ADHD Apps & Tools

Get the Most Out of Your To-Do List

Make your to-do list more do-able with two software picks that will keep your organized and boost productivity. Here, expert reviews on MindManager and Life Balance.

Planning Software for your computer
Planning Software for your computer

Do you have a hard time getting things done? Many of my clients with attention deficit hyperactivity disorder (ADHD) do. And for many years, so did I. My daily to-do lists used to read like the stream-of-consciousness scribblings of a deranged novelist, lots of words with little structure.

I would forget to add some tasks to the lists, while listing others more than once. Even on ADHD “superstar days,” when I’d get 50 things done, I would always miss an important item or two—and feel that I had wasted the day.

Then I tried ADHD tools: calendar/task-management software, of the sort that comes with Internet-based e-mail accounts, such as Hotmail, Yahoo, and Gmail, as well as in programs like Microsoft Outlook and Entourage. These programs are much clearer than handwritten to-do lists. You simply enter the date, time, and task that needs doing, and the computer automatically sends you a heads-up chime or an e-mail at the appropriate time. You can even have the reminder text-messaged directly to your cell phone.

But what comes out of these programs is only as good as what goes into them. If you forget to list a task, you’ll never get a reminder to do it. If you list too many tasks, you’ll get a torrent of reminders—and be overwhelmed. Perhaps most galling, if you don’t include enough detail about the tasks and appointments (time of day, location, people involved, and so on), you may be unable to figure out exactly what it is you’re being reminded to do.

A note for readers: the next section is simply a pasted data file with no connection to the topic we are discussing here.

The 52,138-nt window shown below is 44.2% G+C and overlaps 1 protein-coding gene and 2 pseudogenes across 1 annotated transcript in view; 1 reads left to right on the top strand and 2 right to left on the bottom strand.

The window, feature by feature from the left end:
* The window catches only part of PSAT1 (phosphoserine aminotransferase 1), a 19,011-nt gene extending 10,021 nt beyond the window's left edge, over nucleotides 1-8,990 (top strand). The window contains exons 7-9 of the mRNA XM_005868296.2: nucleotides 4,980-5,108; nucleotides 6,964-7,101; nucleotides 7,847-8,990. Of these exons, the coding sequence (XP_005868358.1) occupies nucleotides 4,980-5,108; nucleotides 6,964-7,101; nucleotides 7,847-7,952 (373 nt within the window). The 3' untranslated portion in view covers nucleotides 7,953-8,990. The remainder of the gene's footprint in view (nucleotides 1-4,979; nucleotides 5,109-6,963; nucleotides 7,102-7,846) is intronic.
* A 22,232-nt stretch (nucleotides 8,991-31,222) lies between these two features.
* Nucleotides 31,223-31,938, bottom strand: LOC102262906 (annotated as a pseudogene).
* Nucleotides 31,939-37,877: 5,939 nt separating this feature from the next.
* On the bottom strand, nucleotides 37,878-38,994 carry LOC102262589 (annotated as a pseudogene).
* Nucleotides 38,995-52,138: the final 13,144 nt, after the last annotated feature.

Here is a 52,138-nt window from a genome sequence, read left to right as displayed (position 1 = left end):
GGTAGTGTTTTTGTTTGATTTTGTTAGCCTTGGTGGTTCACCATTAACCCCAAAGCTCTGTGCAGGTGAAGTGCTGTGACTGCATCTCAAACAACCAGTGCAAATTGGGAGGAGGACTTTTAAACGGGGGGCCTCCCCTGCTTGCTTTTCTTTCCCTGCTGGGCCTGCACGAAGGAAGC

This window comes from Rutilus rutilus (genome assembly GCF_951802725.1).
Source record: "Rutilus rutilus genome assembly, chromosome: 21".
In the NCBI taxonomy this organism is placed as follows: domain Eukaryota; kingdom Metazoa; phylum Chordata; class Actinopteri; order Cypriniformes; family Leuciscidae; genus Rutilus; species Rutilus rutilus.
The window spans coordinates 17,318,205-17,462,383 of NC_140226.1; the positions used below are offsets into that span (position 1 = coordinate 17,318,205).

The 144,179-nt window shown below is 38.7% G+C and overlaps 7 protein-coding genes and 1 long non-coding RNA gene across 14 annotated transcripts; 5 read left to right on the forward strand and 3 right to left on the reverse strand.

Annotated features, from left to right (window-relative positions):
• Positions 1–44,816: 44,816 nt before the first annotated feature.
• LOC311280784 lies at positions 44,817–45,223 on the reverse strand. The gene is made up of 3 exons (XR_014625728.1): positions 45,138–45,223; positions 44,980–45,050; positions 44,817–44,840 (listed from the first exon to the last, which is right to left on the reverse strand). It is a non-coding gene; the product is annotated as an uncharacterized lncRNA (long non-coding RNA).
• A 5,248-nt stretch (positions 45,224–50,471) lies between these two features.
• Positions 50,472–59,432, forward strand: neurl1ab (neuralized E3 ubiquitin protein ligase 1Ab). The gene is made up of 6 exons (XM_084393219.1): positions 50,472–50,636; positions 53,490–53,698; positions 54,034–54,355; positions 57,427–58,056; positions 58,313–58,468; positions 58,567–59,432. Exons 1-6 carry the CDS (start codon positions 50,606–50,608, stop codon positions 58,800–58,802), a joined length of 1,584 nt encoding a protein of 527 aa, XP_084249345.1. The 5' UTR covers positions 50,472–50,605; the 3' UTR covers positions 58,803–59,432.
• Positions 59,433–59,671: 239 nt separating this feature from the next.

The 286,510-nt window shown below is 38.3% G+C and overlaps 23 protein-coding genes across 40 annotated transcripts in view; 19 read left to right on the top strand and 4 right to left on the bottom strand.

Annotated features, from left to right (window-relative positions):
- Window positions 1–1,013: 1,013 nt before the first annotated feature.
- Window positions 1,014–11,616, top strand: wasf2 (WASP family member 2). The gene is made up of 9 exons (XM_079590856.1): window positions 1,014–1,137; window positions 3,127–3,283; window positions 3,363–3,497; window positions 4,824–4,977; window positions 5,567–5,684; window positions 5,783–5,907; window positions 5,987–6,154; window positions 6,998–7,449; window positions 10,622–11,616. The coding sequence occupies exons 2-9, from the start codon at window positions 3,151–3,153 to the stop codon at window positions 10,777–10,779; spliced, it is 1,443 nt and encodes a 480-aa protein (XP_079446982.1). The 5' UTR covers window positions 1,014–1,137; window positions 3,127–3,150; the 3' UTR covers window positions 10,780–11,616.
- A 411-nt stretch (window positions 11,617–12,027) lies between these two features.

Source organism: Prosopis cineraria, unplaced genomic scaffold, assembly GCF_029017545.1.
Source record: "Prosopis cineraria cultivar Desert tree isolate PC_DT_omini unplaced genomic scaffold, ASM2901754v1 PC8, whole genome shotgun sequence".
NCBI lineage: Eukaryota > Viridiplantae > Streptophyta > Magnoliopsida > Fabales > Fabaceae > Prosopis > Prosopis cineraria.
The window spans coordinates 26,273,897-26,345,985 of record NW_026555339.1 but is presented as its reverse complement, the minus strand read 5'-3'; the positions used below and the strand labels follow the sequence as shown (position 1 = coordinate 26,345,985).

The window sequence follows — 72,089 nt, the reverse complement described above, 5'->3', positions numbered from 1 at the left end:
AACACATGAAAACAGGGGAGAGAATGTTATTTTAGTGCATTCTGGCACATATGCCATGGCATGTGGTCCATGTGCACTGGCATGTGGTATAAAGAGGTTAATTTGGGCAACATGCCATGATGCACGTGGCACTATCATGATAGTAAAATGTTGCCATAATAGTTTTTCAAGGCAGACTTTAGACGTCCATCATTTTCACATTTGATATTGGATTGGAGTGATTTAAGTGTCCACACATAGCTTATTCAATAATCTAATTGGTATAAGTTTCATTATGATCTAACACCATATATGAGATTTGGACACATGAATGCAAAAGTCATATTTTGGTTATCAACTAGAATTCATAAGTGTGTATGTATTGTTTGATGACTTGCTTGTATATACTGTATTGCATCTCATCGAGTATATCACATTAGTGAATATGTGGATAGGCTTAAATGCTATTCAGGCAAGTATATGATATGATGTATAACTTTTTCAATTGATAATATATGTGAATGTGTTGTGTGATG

Case in point: I was working at my computer the other day, and up popped a reminder: “WEDDING.” But whose wedding? Where was it? What time? That’s when I decided I needed a calendar/to-do list system with some intelligence. Something that could take up the slack when I got sloppy about entering details, something that would help me set priorities and then push me to get things done. “WEDDING” wasn’t enough. What I needed was “Smith-Jones wedding, 554 Main Street, 11 a.m., 303-555-1212.”

Life Balance

For Mac, Windows, or iPhone available at llamagraphics.com; starting at $4.99

Unfortunately, some adults with ADHD, including me, need even more help with organization and structure and tend to be visual in the way we organize ourselves.

If that describes you, Life Balance may be worth a look. It lets you create to-do lists that are filled with check-boxes, highlights, tabs, and rating scales that help you see what you need to do, when you need to do it, and whether it’s getting done. There’s even a continuously updated pie chart that lets you know if your priorities are out of whack.

It compares what you think you should be doing to what you’re actually doing. For instance, if you worry that you’re spending too much time at work and not enough time with the kids, it’ll let you know if you’re right—and, if necessary, even help you re-balance your life.